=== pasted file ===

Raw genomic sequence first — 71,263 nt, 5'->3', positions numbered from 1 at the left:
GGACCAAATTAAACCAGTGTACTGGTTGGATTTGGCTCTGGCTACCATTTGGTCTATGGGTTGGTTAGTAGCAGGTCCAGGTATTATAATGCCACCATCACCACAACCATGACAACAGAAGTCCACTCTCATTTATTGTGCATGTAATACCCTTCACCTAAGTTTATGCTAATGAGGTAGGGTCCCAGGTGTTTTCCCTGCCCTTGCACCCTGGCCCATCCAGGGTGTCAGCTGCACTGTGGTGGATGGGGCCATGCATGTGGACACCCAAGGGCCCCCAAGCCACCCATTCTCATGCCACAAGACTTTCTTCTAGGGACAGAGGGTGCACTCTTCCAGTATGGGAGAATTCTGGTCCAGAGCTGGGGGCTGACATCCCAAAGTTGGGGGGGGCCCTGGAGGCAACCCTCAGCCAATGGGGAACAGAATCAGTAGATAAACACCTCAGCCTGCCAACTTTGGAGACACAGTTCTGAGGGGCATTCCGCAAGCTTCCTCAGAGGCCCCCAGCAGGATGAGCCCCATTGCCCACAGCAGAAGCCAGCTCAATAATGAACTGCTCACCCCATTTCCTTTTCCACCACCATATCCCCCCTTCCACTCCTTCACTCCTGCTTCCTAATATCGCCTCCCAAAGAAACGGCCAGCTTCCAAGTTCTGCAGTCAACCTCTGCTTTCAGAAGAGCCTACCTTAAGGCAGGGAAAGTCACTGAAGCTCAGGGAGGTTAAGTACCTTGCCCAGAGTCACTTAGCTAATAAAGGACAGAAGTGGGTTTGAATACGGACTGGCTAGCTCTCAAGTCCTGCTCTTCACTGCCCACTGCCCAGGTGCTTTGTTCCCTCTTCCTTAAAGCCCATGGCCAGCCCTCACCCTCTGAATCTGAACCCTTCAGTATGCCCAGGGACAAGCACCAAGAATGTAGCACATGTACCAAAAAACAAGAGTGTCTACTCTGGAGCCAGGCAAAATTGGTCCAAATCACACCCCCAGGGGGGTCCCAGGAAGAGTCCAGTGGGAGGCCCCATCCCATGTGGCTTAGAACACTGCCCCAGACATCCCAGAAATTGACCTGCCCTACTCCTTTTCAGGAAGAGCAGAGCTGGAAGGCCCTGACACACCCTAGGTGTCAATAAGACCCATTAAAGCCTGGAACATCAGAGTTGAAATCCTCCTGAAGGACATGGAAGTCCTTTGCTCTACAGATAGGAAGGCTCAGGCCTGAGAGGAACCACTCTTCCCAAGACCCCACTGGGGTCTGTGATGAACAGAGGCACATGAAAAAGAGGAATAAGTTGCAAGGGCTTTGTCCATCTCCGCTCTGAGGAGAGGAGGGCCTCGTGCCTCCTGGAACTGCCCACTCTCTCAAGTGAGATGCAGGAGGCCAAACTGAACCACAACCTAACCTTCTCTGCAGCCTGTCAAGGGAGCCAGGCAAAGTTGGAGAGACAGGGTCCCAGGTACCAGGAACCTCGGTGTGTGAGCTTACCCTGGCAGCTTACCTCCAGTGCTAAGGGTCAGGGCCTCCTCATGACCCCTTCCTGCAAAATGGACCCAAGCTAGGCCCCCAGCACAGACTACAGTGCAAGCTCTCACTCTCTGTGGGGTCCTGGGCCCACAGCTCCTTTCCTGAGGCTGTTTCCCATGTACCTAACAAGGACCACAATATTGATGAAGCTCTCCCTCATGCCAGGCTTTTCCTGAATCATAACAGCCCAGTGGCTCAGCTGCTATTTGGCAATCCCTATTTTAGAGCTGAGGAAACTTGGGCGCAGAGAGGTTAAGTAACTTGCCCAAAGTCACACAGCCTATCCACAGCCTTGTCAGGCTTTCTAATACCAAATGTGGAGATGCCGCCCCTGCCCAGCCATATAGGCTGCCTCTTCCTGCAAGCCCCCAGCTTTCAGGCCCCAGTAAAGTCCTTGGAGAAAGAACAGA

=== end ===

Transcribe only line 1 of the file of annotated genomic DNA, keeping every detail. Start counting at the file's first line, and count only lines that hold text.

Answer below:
Raw genomic sequence first — 71,263 nt, 5'->3', positions numbered from 1 at the left: